Emeritus Faculty

Michael Chibnik

Michael Chibnik, Ph.D.

Most of Michael Chibnik's work has been the subfield of economic anthropology. He has conducted fieldwork on household economics, agricultural decision-making, craft production, and work organization in Belize, Peru, Mexico, and various parts of the United States. Other topical interests include agricultural systems, artisans, ethnicity, development, transnationalism, research methods (especially statistics), and the history of anthropology.

Russell Ciochon

Russell L. Ciochon, Ph.D.

Russell Ciochon is a biological anthropologist with research interests in Asia (specifically Southeast Asia). His research involves characterizing the initial migrations of early Homo into this region about 1.6 mya. These investigations of the evolution of Homo erectus are cross-disciplinary, encompassing the study and discovery of human fossil remains, as well as use of paleoecological and geochronologic methods in the Sangiran Dome, Java (Indonesia).

 

James G. Enloe, Ph.D.

Professor Emeritus

James G. Enloe is an archaeologist working on the Paleolithic of the Old World. His interest centers on the transition from archaic Homo sapiens to anatomically modern humans and on subsequent behavioral changes through the end of the Pleistocene.

 

Ellen Lewin, Ph.D.

Professor Emeritus

Ellen Lewin has devoted her career to examining a range of questions that center on motherhood, reproduction, and sexuality, particularly as these are played out in American cultures.  In particular, she's interested in how people in “impossible” cultural situations understand and manage their identities. Over the course of my career, she has completed studies that focus on low-income Latina immigrants in San Francisco, lesbian mothers, lesbian and gay commitment ceremonies in the U.S., and gay fatherhood.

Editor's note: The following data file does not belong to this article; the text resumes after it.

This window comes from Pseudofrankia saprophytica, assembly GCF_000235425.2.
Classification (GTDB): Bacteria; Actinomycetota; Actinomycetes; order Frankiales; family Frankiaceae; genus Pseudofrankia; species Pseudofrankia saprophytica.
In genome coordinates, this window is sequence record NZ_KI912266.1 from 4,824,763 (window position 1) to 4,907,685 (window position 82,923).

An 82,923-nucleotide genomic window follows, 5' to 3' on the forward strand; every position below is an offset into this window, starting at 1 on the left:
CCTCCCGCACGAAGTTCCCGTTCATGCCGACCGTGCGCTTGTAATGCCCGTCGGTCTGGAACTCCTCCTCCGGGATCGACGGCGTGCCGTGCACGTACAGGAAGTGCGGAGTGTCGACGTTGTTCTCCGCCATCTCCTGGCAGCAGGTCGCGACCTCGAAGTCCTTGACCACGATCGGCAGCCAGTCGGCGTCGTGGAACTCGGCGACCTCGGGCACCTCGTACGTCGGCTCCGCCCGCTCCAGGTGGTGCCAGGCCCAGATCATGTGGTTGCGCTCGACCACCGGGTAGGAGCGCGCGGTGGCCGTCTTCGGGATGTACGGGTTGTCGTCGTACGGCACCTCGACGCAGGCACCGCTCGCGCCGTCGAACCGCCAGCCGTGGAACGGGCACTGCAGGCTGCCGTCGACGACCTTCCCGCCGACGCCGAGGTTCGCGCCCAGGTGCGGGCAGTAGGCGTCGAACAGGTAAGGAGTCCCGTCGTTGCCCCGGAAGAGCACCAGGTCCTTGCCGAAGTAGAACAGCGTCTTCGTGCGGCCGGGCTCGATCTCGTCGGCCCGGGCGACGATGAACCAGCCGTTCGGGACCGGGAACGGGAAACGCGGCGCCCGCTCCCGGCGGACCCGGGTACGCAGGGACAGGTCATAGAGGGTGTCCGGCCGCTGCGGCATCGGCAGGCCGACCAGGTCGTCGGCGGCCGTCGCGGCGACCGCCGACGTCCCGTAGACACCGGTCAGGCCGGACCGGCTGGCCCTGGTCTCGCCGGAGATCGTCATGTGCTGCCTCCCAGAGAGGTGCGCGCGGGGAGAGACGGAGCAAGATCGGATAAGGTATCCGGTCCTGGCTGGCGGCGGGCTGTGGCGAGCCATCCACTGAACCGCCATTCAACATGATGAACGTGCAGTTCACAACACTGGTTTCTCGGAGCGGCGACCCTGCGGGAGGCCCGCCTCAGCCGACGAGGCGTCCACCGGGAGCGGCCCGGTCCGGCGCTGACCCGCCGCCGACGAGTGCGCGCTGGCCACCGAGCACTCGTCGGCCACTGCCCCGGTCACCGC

Scott Schnell

Scott Schnell, Ph.D.

Associate Professor Emeritus

Scott Schnell's research combines anthropology and history to facilitate a better understanding of sociocultural processes over time. For several years, he conducted ethnographic fieldwork in the town of Furukawa, located in the northern portion of Gifu Prefecture in central Japan. This culminated in a book entitled "The Rousing Drum: Ritual Practice in a Japanese Community" (University of Hawai‘i Press, 1999), which explores the use of ritual as a forum for negotiating sociopolitical and economic change.